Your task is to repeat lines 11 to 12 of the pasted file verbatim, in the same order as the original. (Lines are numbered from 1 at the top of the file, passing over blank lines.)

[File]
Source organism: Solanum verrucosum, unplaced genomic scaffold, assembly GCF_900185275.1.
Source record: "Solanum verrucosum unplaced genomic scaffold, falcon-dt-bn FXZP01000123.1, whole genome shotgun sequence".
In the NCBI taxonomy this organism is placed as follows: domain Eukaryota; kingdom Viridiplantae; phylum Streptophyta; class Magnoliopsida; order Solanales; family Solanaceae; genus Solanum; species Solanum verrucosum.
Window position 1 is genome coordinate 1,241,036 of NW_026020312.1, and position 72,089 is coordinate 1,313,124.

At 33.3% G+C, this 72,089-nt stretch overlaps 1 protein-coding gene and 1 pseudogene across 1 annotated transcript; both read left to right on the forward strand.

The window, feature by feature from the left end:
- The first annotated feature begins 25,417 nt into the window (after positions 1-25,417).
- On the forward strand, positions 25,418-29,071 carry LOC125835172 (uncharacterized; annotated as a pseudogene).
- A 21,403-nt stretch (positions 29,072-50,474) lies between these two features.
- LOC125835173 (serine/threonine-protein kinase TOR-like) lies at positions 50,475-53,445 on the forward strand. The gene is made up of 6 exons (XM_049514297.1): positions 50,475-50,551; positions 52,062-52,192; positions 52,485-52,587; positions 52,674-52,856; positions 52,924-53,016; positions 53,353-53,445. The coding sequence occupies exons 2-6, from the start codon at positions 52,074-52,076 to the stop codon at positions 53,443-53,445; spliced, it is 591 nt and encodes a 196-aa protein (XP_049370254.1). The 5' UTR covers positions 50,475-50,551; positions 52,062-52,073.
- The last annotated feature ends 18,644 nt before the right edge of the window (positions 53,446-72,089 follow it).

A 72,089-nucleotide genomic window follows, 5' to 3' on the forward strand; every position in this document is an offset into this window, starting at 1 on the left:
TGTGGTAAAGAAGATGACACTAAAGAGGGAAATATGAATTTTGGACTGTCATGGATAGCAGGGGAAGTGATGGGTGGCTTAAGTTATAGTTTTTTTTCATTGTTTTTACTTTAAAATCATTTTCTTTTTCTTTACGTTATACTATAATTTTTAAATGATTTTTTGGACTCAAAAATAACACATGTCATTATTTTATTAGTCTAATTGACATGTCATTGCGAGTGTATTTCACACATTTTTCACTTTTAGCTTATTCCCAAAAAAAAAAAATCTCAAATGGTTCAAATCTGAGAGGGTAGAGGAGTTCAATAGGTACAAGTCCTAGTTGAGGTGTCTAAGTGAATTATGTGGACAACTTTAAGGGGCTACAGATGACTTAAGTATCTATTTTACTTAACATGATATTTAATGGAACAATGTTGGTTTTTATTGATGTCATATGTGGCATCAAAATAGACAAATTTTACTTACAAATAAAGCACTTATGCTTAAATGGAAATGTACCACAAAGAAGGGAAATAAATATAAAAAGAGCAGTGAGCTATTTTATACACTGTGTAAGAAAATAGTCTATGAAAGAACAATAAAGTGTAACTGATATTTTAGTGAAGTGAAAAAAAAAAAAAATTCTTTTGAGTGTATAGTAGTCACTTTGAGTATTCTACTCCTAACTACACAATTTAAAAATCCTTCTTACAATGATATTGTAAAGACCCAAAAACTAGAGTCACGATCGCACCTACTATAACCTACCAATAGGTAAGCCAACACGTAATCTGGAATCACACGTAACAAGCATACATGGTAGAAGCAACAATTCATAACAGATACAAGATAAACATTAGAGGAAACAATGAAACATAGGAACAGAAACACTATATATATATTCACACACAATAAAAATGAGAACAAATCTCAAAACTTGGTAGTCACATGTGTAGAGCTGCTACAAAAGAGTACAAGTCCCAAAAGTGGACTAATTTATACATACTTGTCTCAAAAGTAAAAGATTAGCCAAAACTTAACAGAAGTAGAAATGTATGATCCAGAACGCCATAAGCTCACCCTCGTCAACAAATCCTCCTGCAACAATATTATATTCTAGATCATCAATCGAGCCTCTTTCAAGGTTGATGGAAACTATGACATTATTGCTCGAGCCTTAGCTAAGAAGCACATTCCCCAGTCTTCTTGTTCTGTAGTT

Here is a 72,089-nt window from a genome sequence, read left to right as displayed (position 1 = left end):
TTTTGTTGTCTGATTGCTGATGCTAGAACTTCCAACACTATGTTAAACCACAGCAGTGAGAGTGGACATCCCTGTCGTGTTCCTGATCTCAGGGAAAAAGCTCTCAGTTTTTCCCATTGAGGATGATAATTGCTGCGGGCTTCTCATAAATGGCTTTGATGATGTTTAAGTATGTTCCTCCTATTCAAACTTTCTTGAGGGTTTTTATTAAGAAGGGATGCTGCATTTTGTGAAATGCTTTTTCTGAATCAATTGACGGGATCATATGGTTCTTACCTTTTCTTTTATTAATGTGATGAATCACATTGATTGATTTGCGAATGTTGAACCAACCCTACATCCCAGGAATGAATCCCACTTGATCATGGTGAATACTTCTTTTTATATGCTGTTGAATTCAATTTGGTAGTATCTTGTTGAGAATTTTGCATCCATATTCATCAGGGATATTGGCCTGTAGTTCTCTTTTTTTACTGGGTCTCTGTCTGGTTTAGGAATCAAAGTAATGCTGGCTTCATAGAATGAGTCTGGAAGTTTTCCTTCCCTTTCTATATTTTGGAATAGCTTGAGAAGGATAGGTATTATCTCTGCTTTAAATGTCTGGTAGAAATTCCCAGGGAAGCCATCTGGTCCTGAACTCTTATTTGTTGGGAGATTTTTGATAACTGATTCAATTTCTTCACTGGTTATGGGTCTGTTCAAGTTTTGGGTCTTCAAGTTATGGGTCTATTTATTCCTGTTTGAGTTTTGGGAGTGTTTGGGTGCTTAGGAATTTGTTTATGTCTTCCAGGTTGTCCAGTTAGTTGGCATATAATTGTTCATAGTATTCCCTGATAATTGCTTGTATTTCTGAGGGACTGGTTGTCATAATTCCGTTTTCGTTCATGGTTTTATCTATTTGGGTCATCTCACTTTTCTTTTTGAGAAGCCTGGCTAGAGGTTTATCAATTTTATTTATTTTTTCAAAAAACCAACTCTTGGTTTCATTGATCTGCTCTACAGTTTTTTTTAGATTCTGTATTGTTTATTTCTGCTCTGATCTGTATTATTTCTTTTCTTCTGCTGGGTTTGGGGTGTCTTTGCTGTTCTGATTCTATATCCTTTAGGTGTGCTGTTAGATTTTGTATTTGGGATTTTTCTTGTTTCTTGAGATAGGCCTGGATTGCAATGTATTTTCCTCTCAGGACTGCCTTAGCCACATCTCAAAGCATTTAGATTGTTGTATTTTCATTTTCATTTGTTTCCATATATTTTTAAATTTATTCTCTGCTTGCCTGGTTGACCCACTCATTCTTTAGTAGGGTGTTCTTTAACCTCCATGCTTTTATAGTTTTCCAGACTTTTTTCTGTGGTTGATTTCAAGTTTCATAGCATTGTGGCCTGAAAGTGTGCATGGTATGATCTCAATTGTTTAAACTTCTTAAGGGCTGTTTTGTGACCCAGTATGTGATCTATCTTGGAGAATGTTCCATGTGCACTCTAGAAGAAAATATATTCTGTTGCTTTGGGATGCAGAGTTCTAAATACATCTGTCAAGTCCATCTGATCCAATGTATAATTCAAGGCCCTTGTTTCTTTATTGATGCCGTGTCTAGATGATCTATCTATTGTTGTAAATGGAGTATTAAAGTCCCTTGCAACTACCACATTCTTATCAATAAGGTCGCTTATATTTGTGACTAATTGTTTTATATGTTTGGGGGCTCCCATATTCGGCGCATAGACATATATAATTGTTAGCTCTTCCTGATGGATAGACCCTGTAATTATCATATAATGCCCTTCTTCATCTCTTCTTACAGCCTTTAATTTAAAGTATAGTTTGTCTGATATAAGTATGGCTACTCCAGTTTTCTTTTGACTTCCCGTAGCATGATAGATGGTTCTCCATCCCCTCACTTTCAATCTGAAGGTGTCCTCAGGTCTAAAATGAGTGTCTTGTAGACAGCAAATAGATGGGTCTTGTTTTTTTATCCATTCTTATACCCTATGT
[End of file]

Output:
- The last annotated feature ends 18,644 nt before the right edge of the window (positions 53,446-72,089 follow it).

A 72,089-nucleotide genomic window follows, 5' to 3' on the forward strand; every position in this document is an offset into this window, starting at 1 on the left: